Where You’re Most Likely to Catch Coronavirus, According to Doctors

friends eat at a sports bar
Photo by Monkey Business Images / Shutterstock.com

We would all like to know where we are most likely to catch the coronavirus. Armed with such knowledge, we could simply make sure we never go there.

Now, doctors are describing the places and activities that leave you most vulnerable to catching the virus that causes the COVID-19 disease.

Recently, the Texas Medical Association‘s COVID-19 Task Force and its Committee on Infectious Diseases asked member physicians to rank places and activities based on how risky they are for transmission of the coronavirus.

The doctors used a scale of 1 to 10 to rate the level of risk, with a rating of “1” indicating the lowest level of risk and “10” indicating the highest level.

Some activities only rated a “1” or “2” — such as opening the mail or getting restaurant takeout, respectively. But others were considerably more dangerous.

While no activity rate a “10,” eight activities rated a “9” or “8” on the scale. They are:

  • Going to a bar: 9
  • Attending a religious service with 500-plus worshippers: 9
  • Going to a sports stadium: 9
  • Attending a large music concert: 9
  • Going to a movie theater: 8
  • Going to an amusement park: 8
  • Working out at a gym: 8
  • Eating at a buffet: 8

In addition, seven other activities rated a “7” on the 10-point scale. They are:

  • Going to a hair salon or barbershop
  • Eating in a restaurant (inside)
  • Attending a wedding or funeral
  • Traveling by plane
  • Playing basketball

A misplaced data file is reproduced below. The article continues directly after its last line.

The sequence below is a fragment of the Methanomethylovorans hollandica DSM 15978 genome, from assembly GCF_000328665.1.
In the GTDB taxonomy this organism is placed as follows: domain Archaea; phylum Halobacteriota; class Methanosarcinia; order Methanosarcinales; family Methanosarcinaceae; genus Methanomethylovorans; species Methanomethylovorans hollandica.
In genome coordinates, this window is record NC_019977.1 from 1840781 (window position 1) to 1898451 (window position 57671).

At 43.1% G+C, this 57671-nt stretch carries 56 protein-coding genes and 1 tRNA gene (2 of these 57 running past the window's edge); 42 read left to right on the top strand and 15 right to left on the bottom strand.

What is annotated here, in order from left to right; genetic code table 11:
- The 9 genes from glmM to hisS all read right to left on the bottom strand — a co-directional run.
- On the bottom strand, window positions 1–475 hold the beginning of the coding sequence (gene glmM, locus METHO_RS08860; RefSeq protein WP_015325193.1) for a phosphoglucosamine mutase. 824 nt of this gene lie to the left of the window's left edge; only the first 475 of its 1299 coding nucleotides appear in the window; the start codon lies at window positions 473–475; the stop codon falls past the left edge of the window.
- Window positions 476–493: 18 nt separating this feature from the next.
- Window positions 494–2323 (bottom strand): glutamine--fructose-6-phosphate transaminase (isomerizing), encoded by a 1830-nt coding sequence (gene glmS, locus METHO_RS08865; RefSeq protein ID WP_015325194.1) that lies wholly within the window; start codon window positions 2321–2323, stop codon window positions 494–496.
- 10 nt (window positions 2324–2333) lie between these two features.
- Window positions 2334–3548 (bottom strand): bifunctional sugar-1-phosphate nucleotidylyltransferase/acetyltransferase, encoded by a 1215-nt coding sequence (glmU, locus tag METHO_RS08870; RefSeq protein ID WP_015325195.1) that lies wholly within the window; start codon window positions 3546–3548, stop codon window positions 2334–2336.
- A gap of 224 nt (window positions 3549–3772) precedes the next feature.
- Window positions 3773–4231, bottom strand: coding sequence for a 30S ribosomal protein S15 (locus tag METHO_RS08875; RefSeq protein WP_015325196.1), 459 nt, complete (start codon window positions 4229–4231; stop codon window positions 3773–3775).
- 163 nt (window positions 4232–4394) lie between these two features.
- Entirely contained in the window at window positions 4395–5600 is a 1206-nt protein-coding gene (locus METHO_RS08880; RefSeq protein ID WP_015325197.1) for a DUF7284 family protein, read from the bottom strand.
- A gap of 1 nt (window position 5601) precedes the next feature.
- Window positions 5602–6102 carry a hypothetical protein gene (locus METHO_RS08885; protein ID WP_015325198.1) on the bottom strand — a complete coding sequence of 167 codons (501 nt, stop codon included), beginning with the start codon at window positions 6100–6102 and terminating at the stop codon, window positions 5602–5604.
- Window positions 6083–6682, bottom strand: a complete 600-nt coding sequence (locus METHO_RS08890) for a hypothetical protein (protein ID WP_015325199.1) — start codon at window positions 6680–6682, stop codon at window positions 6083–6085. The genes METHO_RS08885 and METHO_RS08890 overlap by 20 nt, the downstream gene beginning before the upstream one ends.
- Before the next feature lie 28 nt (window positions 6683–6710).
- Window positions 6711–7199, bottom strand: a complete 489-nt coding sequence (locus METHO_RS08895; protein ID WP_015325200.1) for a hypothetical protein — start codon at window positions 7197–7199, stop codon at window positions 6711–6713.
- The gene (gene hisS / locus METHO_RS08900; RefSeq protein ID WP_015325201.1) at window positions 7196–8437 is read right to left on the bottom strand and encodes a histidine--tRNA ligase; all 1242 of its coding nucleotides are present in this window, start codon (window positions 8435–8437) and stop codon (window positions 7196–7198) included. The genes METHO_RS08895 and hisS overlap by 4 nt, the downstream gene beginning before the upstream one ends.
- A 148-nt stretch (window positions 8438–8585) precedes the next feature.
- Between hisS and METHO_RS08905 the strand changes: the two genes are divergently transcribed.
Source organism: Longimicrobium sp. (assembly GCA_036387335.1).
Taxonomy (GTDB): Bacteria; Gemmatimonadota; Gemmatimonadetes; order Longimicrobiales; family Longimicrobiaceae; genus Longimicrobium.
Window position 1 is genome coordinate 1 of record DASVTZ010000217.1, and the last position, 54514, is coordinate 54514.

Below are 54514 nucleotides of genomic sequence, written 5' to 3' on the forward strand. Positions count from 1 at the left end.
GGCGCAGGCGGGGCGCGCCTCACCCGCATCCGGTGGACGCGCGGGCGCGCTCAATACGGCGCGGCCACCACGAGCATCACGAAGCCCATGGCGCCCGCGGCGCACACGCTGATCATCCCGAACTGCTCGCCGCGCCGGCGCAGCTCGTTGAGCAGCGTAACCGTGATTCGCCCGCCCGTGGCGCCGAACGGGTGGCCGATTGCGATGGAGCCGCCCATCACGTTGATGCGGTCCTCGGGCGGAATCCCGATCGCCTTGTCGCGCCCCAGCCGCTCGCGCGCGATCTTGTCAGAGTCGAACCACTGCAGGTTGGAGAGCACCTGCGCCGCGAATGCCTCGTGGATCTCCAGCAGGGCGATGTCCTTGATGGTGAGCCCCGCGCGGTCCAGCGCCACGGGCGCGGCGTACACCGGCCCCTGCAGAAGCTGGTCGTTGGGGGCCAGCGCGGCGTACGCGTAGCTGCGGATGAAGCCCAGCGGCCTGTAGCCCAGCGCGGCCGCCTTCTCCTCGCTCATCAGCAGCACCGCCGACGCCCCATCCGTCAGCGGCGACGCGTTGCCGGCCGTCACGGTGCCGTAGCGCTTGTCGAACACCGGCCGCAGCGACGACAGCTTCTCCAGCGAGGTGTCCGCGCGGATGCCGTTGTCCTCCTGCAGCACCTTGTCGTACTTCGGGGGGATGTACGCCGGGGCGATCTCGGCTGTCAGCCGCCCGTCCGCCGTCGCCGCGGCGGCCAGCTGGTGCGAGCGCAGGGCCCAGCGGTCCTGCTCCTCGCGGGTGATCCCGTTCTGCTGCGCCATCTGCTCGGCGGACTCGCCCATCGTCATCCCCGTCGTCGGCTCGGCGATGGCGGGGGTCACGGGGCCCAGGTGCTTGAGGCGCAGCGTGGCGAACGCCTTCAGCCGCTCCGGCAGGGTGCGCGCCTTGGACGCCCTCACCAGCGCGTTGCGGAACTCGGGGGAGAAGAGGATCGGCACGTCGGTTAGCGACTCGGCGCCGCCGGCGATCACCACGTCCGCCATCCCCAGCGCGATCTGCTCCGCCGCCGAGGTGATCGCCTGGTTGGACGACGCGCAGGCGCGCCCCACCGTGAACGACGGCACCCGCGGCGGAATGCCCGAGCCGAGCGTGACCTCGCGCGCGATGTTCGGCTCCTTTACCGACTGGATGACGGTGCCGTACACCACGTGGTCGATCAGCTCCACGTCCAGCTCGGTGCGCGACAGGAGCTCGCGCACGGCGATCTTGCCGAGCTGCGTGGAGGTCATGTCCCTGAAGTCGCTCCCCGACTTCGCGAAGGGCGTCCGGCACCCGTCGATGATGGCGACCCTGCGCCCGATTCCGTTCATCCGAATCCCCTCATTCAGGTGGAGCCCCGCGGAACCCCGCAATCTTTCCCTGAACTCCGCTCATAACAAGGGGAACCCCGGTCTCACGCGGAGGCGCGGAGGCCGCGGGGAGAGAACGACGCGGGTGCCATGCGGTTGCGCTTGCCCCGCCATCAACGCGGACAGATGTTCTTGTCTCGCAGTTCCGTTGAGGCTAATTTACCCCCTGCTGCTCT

• Playing football
  • Hugging or shaking hands when greeting a friend

The task force notes that these risk levels apply to people who are “following currently recommended safety protocols when possible.” So, don’t think you can engage in these activities safely if you simply exercise a little extra caution.

Staying safe from the coronavirus

COVID-19 poses a serious threat to all of us. But there are things we all can do to keep the coronavirus from wreaking havoc.

Understanding your own personal risk level is a crucial starting place. Younger, healthier people have less to fear than those with underlying health issues. And seniors are especially vulnerable.

For more, check out “Seniors With These 5 Diseases Are Most Often Hospitalized for Coronavirus.”

Regardless of your risk level, there are things all of us should do to help lower our risk of infection. Some are obvious — such as washing your hands regularly.

But others easily can be overlooked. For more, read:

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